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China Special Education
https://photius.com/countries/china/geography/china_geography_special_education.html
Sources: The Library of Congress Country Studies; CIA World Factbook
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    The 1985 National Conference on Education also recognized the importance of special education, in the form of programs for gifted children and for slow learners. Gifted children were allowed to skip grades. Slow learners were encouraged to reach minimum standards, although those who did not maintain the pace seldom reached the next stage. For the most part, children with severe learning problems and those with handicaps and psychological needs were the responsibilities of their families. Extra provisions were made for blind and severely hearing-impaired children, although in 1984 special schools enrolled fewer than 2 percent of all eligible children in those categories. The China Welfare Fund, established in 1984, received state funding and had the right to solicit donations within China and from abroad, but special education remained a low government priority.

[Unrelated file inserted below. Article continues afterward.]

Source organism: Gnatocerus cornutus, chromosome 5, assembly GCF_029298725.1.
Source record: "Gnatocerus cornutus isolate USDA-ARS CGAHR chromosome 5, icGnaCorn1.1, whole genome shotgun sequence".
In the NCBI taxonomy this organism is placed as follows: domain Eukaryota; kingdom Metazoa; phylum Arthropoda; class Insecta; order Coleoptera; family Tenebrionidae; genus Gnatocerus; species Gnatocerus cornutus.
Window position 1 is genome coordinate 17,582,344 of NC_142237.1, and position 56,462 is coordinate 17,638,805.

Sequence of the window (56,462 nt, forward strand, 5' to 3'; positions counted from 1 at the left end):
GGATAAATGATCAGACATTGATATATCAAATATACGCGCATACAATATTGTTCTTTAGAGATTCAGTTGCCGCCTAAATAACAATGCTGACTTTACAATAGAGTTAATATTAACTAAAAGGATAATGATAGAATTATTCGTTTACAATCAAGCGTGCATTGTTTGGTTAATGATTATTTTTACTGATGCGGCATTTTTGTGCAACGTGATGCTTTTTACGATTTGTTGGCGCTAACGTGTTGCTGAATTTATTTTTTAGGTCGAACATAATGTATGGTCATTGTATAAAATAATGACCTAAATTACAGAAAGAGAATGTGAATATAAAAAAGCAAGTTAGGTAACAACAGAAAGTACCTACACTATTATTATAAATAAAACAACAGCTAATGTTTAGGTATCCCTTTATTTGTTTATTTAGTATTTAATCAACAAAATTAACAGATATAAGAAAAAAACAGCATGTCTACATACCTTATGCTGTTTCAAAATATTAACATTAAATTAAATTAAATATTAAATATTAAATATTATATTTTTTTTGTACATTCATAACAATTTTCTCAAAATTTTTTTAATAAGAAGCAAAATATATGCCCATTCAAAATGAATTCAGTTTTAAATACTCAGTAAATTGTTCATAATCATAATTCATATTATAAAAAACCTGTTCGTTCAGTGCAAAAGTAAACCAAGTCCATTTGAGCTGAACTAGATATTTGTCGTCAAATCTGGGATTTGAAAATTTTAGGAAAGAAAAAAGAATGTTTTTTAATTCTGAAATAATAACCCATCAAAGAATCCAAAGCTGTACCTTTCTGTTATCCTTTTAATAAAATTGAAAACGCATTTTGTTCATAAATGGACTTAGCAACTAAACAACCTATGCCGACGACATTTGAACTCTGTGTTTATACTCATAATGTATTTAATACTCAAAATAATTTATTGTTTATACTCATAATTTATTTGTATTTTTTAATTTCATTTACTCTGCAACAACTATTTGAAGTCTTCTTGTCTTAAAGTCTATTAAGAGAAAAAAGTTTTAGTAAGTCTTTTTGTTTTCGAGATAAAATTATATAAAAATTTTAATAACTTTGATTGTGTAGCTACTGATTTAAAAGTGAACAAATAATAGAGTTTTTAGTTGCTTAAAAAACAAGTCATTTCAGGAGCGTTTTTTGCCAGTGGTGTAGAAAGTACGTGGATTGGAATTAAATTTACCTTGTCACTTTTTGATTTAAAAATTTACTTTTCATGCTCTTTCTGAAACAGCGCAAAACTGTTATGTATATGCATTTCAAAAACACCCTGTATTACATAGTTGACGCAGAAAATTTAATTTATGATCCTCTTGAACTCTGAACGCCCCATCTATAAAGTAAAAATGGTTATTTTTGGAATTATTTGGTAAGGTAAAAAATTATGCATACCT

Data as of July 1987


    NOTE: The information regarding China on this page is re-published from The Library of Congress Country Studies and the CIA World Factbook. No claims are made regarding the accuracy of China Special Education information contained here. All suggestions for corrections of any errors about China Special Education should be addressed to the Library of Congress and the CIA.

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